Wii U Games


Continuing into Tech*Cember, today I’m talking about Wii U games, library style. Obviously using a gaming console in a library is extremely different from normal household use. There are a ton of factors to consider when choosing games to purchase, especially considering the time and energy you’ve spent convincing the higher-ups to back you in this digital literacy venture. The following are some things to think about:

  • APPEAL: How broad of an appeal does this game have? Will it only attract younger kids, or will it fit a whole spectrum of players?
  • ADDITIONAL EQUIPMENT: Does it need a special controller? Does it need a subscription to get into the world? Does it need in-game purchases in order to develop the game fully? Do you need to buy additional characters?
  • PLAYERS: How many players can actually play the game at once? It may say 4 on the outside of the box, but that may be restricted to either small sections of the game (LEGO games can be notorious for this) or online battles only.
  • USED OR NEW: Will your library system let you purchase games used from a local vendor or do you have to order from a specific library one? Will you be able to test out the used games within the 7 day warranty period to make sure they are fine?
  • RATING: What ratings are going to be acceptable to your community, your program audience, and your library board?
  • VALUE: What is going to give you the most for your money? What is going to have lasting appeal that your tweens and teens will want to play over and over again?

With those things in mind, here are some of the Wii U games that I would recommend purchasing for a library programming collection. Your mileage may vary, depending on your community.

  • Super Mario 3D World: Not a competition game; however four players can be in the game at any one time with a fifth character option that is unlockable. Characters share lives and bonuses, which helps with cooperation and teamwork as they work through the levels. Very good for rotational play and tween/younger teen programs.
  • Mario Kart 8: This has always been a good title for tournaments and competitions.  This new version allows players to customize everything, battle with or against each other, and play out levels as well. There are unlockable levels, vehicles, and options including parachutes and custom wheels, so you might have to give a time limit to some players.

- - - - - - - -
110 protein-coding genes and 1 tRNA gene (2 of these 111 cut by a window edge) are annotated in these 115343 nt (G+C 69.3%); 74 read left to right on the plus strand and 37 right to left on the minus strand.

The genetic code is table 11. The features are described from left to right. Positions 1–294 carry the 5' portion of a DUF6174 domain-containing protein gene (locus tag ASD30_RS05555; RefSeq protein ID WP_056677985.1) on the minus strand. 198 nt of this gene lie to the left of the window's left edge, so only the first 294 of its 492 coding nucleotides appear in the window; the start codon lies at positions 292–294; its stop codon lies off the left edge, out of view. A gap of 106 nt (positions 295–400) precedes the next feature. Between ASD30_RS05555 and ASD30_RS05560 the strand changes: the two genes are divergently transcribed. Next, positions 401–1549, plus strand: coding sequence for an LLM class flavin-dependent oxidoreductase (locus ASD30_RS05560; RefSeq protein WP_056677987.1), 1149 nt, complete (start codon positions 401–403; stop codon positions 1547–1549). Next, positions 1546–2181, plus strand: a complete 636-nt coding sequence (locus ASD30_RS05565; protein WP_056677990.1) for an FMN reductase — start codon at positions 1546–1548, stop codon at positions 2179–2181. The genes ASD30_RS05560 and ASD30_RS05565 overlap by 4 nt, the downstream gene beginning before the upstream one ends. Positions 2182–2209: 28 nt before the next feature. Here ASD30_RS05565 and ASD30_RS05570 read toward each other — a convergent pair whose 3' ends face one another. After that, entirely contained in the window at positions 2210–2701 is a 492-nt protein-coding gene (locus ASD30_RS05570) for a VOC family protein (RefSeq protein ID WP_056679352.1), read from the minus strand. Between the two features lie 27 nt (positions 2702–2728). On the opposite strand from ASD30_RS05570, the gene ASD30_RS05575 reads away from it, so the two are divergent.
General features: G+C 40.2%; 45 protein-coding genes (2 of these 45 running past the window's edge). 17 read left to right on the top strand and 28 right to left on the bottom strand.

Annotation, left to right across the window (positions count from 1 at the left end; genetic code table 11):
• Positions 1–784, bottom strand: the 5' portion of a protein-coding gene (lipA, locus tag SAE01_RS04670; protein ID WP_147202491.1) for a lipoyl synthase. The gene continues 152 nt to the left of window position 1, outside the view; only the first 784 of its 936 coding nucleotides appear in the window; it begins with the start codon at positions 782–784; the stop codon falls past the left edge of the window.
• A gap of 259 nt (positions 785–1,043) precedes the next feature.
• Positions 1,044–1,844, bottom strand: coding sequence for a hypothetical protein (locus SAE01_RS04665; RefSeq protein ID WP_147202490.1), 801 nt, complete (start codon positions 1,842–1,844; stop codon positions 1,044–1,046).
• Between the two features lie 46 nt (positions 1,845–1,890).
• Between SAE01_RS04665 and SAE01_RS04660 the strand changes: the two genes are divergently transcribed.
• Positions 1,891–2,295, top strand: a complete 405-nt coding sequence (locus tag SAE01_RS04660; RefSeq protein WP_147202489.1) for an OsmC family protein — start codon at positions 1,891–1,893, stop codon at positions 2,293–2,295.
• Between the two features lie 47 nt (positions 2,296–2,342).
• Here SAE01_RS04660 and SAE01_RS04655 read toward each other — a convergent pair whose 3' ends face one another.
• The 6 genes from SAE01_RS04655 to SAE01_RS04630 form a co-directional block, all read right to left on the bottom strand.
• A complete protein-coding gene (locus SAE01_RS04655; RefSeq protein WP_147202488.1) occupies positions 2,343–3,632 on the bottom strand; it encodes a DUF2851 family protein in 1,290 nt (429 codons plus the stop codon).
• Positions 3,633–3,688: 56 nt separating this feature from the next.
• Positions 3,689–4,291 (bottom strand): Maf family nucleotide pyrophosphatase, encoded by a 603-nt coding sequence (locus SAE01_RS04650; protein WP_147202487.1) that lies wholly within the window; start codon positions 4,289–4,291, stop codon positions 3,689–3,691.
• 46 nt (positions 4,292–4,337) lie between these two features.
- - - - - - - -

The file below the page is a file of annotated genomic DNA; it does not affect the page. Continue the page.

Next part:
• Super Smash Brothers: Exactly what it says- take Nintendo characters, put them against amazing backdrops with insanely weird weapons that show no blood, and battle until the clock runs out. It has its own tournament mode so you can set it and go, or you can draw up your own round-robin and keep score. My tweens and teens have eagerly awaited this one, and are chomping at the bit to get to play.

There are a few that haven’t been the best in programming when solely focused on one type of console, but have worked when multiple consoles have been available.

  • LEGO anything: These are extremely popular with my younger kids and tweens, but the major hang-up is that usually only two players can play at a time. Yes it says 4 on the box, but that’s in limited areas, and players can be dropped suddenly. On the bright side, these games have an engrossing storyline so that players waiting their turn have typically waited patiently and watched others play through, or helped with suggestions on where to go.
  • Skylanders: This one was fun, but we had to have many different kinds of characters, and they were only available through their own separately-sold statues. The point of the character statues is that everyone builds their own powers, and takes them to their friends’ houses or brings them to the library to continue play, and it would work very well in more affluent neighborhoods. It doesn’t work so well in mine, because most of my kids don’t have their own statues, so we’re limited to what we have on hand.
  • Just Dance: We’ve used this one a lot for different programs, and have had a lot of fun with it, but from time to time we get “cheaters” in the room. Unlike the XBOX or PS4, with the Wii U you have to have the controller- it doesn’t read body motion. The problem with that is that instead of actually doing the motions and the “dance,” some would just move the controller.

Do you have a Wii U that you use at your library? What games have you found work/don’t work? Share in the comments!